Yet the hashtag of the #99percent and #occupy are not quite synonymous. The former one actually contains a centralized message of some kind- whereas the hashtag #occupy is more like a self-referential, contentless label. I want to argue that the actual Occupation movement is anchored by a divorce from any concrete, singular message or demands.

A hashtag is subject to derailments, to disorganization and trolling by virtue of the very accessibility of this hashtag. Even if the hashtag is generated and promoted by a group with a unified message, anyone may use the hashtag and be visible within the stream of conversation, even if they want to promote an opposing or destabilizing message.

One of the earliest truly public discussions of the Occupy movement, occurring on the Adbuster’s website in July 2011, involved the call for an occupation of 20,000 bodies, and a movement styled upon that of Tahrir Square- ie, a populist movement with a single demand or ultimatum. The article asks the question (featured on the poster above), “What is our one demand?”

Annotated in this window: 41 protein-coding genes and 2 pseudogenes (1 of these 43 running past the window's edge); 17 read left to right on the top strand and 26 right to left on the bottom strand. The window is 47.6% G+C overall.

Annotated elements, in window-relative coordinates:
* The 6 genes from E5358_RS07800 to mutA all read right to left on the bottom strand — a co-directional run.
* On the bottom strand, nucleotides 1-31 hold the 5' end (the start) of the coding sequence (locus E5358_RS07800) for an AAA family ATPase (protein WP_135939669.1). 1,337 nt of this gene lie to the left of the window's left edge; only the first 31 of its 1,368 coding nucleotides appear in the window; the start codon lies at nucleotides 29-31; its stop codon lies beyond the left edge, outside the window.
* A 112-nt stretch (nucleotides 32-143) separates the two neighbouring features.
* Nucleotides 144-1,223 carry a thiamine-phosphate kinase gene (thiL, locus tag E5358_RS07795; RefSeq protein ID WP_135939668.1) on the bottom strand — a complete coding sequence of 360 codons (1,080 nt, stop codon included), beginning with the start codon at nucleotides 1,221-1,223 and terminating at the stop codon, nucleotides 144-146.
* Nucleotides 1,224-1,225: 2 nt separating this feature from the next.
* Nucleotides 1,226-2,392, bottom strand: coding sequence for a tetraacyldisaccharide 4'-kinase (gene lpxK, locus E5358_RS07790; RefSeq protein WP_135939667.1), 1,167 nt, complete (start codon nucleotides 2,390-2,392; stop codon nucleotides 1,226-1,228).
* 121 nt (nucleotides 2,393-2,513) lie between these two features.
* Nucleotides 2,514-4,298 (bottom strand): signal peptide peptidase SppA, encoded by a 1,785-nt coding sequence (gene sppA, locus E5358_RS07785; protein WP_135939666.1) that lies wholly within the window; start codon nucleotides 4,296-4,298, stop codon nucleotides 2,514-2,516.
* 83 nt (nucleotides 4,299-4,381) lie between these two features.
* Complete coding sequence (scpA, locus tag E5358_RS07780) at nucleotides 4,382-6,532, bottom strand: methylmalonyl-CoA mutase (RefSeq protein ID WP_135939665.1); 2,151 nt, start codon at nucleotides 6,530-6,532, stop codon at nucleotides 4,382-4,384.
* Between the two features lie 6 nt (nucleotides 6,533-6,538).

The writers of the article propose their own demand: that Barack Obama ordain a Presidential Commission tasked with ending the influence money has over our representatives in Washington. It’s time for DEMOCRACY NOT CORPORATOCRACY.” Yet they also end the article asking for comments suggesting what this one demand should be. The outpouring of discussion that happens in the hundreds of comments on this article perfectly represent the nature of the #occupy discourse: a fine blend of tactical planning, directing occupiers to Facebook pages and Reddit to continue the discussion and planning for the days of occupation, people showing support for the spirit of the occupation, and of course hundreds of suggestions for different possible demands of the occupiers, ranging from #endlesswar to feminist advocacy to ending corporate personhood….to a consideration of whether demands are counterproductive to the entire occupation: